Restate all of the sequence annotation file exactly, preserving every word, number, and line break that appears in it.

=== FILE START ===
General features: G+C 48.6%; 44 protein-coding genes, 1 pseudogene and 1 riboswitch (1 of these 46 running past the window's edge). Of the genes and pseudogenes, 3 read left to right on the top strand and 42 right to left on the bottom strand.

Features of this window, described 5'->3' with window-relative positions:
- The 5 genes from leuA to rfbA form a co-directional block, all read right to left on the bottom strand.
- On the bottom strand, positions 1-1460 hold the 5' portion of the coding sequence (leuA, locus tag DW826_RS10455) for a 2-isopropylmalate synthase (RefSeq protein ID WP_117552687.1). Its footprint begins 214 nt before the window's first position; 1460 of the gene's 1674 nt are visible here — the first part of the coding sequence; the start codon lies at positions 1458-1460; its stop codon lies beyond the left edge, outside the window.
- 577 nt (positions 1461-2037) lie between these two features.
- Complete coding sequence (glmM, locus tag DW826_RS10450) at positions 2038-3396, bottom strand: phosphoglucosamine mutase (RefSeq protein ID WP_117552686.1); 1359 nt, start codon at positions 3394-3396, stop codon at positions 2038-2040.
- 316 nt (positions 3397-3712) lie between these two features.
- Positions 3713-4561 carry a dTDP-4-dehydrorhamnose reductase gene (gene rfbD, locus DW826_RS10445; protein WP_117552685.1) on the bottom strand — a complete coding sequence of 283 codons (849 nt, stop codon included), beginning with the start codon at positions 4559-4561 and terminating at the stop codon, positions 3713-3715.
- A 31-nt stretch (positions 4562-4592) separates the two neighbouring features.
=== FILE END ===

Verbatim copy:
General features: G+C 48.6%; 44 protein-coding genes, 1 pseudogene and 1 riboswitch (1 of these 46 running past the window's edge). Of the genes and pseudogenes, 3 read left to right on the top strand and 42 right to left on the bottom strand.

Features of this window, described 5'->3' with window-relative positions:
- The 5 genes from leuA to rfbA form a co-directional block, all read right to left on the bottom strand.
- On the bottom strand, positions 1-1460 hold the 5' portion of the coding sequence (leuA, locus tag DW826_RS10455) for a 2-isopropylmalate synthase (RefSeq protein ID WP_117552687.1). Its footprint begins 214 nt before the window's first position; 1460 of the gene's 1674 nt are visible here — the first part of the coding sequence; the start codon lies at positions 1458-1460; its stop codon lies beyond the left edge, outside the window.
- 577 nt (positions 1461-2037) lie between these two features.
- Complete coding sequence (glmM, locus tag DW826_RS10450) at positions 2038-3396, bottom strand: phosphoglucosamine mutase (RefSeq protein ID WP_117552686.1); 1359 nt, start codon at positions 3394-3396, stop codon at positions 2038-2040.
- 316 nt (positions 3397-3712) lie between these two features.
- Positions 3713-4561 carry a dTDP-4-dehydrorhamnose reductase gene (gene rfbD, locus DW826_RS10445; protein WP_117552685.1) on the bottom strand — a complete coding sequence of 283 codons (849 nt, stop codon included), beginning with the start codon at positions 4559-4561 and terminating at the stop codon, positions 3713-3715.
- A 31-nt stretch (positions 4562-4592) separates the two neighbouring features.